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Myth Drannor

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Mythdrannormap
Myth Drannor's location in the forest of Cormanthor,
as of 1372 DR
Myth Drannor
Geographical information
Aliases City of Bards[1]
City of Beauty[2]
City of Brotherhood[3]
City of Crowns[1]
City of Love[4]
City of Might[1]
City of Song[3]
City of Spells[3]
The Towers of Song[2]
Area Cormanthyr, Cormanthor
Societal information
Races Eladrin[5]
Population 10,000 in 1479 DR
Political information
Government Monarchy
Ruler Coronal Ilsevele Miritar

Myth Drannor, formerly known as (the city of) Cormanthor, the City of Song,[3] or the City of Love,[4] as well as many other names, was an Eladrin city of around 10,000 (as of 1479 DR) in Cormanthor, which had been rebuilt after the original had laid in ruins since it fell in 714 DR.[6] It was one of four old communities and capital of Cormanthyr (the others being the Elven Court, Semberholme, and the Tangled Trees). At its height, it represented the peak of eladrin civilization and craftsmanship.

It fell to demons during the Weeping War and was in ruins, a dangerous place full of monsters and forgotten treasures, for many centuries, until reclaimed by Evermeet's Elven Crusade led by Seiveril Miritar. As of 1479 DR it is ruled by Coronal Ilsevele Miritar.[6]

MagicEdit

While it was in ruins, the powerful magic of Myth Drannor still leaked out from the ruin, affecting Cormanthor in several ways, such as the weather being milder than it should have been, with cooler summers and warmer winters, and there being far more plant and animal species in Cormanthor than any other woodland of its kind.[citation needed]

There were pockets of Cormanthor that would cause magic (spells and effects) to behave in unpredictable ways. According to Elminster Aumar these pockets were created as a result of the breakup of the mythal.[citation needed]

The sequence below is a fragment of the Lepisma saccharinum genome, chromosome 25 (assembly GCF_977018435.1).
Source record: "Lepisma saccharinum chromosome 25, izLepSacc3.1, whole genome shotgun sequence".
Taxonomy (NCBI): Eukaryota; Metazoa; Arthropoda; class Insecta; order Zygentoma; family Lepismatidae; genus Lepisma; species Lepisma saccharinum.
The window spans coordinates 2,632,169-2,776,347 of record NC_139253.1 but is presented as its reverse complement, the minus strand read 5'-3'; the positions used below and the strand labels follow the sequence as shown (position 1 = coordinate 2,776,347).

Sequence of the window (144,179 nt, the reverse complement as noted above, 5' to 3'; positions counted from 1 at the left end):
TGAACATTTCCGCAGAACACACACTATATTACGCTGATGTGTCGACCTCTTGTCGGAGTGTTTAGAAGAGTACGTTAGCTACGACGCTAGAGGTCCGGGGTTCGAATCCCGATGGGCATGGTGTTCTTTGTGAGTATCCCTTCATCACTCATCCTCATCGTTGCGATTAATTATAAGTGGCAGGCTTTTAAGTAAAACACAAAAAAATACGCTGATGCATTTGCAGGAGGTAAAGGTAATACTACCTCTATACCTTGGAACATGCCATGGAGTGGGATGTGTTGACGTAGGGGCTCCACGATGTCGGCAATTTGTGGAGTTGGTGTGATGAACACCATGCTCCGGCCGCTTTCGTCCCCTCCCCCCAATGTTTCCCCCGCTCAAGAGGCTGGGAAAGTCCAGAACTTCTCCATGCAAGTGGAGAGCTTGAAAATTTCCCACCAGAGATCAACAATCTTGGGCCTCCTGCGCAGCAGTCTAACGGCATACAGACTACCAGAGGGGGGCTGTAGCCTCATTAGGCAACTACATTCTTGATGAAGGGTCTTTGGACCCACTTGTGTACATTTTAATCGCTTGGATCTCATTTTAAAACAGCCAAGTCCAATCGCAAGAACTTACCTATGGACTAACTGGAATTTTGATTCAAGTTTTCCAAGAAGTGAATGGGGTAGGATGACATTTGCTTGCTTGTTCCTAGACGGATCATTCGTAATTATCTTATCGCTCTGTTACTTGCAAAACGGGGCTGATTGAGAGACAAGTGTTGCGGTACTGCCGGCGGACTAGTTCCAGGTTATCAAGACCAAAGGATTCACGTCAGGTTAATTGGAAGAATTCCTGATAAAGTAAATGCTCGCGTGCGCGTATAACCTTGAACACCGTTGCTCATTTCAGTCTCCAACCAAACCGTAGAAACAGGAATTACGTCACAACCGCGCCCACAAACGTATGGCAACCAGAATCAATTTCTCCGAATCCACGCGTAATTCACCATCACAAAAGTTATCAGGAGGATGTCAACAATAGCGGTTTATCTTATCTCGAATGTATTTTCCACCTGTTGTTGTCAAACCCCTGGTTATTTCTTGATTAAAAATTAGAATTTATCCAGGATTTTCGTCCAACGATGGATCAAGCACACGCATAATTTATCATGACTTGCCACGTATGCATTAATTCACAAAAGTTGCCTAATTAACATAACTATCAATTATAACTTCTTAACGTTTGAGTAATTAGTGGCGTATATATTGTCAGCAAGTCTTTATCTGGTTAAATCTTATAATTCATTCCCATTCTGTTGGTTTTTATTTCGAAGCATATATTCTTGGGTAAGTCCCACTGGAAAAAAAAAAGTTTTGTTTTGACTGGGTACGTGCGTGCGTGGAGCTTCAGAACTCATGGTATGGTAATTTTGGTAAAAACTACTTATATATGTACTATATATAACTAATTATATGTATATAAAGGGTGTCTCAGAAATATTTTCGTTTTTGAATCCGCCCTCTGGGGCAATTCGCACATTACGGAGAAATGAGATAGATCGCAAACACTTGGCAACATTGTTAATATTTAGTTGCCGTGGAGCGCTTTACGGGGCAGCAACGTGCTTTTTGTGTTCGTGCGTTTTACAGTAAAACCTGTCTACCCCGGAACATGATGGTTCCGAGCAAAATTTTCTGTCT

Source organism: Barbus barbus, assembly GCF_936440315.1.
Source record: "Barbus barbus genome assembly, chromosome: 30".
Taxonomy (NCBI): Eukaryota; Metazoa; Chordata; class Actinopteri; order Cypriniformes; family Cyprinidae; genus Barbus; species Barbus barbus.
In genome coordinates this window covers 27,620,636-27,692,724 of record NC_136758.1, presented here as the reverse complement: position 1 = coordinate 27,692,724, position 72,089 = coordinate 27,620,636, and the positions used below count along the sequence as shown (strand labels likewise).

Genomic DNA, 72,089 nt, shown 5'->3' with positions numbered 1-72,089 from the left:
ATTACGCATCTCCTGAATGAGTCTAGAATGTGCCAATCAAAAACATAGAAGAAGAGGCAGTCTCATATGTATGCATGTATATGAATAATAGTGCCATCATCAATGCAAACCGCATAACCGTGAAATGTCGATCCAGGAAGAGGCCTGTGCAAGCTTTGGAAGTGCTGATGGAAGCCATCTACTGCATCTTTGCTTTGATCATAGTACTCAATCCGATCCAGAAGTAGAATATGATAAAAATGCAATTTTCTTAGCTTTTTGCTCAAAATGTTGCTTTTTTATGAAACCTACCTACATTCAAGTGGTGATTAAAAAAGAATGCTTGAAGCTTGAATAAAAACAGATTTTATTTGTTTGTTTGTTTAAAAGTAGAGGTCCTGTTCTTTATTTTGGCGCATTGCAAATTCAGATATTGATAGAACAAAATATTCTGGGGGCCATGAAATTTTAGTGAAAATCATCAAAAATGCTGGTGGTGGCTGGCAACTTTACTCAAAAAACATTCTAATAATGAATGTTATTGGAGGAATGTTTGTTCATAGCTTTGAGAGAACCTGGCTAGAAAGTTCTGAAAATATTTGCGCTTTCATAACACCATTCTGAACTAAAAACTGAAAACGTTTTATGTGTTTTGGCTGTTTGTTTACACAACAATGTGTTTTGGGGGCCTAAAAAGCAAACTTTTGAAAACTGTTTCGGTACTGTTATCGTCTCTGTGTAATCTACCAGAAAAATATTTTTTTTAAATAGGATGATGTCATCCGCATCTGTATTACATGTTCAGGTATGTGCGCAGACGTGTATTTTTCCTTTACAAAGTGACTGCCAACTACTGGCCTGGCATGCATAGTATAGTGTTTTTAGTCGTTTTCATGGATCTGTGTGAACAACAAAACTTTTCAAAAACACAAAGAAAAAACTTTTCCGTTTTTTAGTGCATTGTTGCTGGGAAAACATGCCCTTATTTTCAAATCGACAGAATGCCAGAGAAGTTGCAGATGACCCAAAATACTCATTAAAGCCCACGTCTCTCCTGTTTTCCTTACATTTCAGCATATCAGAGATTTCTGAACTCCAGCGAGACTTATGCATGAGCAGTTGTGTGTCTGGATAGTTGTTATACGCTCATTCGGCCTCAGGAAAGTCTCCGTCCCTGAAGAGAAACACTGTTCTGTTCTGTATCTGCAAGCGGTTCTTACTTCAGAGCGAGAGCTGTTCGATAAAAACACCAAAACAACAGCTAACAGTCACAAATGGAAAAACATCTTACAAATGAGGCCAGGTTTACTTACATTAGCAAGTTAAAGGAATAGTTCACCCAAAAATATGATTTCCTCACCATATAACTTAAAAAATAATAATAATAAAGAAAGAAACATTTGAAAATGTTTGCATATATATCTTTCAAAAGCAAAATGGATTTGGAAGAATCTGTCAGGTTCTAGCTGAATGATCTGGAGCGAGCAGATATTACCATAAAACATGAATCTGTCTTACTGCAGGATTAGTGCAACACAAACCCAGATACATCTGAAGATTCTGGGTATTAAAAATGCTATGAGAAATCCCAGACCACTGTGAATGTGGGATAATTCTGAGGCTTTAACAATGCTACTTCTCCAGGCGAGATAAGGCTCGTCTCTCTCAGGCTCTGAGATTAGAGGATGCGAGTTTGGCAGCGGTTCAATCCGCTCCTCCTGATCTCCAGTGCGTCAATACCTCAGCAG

HistoryEdit

Myth Drannor was founded as Cormanthor in -3983 DR by the Coronal Kahvoerm Irithyl.[7][8] For over four thousand years, the city prospered with little incident.[9][10]

Coronal Eltargrim Irithyl decided that if Cormanthyr was to survive, its people must make peace with the other races, so Eltargrim set about organizing the eladrin wizards to create a mythal.[2] It was completed in 261 DR,[1] and its construction marked the "Opening"; the Coronal opened the city of Cormanthor to all non-Tel'Quessir, and the city was crowned Myth Drannor.[11]

The Opening marked the beginning of the Golden Age of Myth Drannor, when the city prospered and many races flourished amid its towers. Many demihuman groups came to the city during this time, including dwarves, gnomes, and halflings.[12] Myth Drannor reached a peak of power and culture in 661 DR, with all its races living in unity.[citation needed]

Following the death of Eltargrim in 661 DR,[13][14] the city was left without a leader. By Midsummer 667 DR the Council of Twelve was in control of Cormanthyr and Myth Drannor.[15][13][16] This council soon forgot the dreams of the Coronals and took to bettering their own agendas; the nobles made trade deals that favoured their own houses and influence, and worked to set up power holds in the sister cities. With Myth Drannor failing as a capital, Cormanthyr dissolved into city states within four decades amid divisive in-fighting among the council and the guilds.[17]

Map prior to elven retreat:

Myth drannor
Ruins of Myth Drannor - Jason A. Engle

Ruins of Myth Drannor, by Jason A. Engle

FallEdit

Main article: Weeping War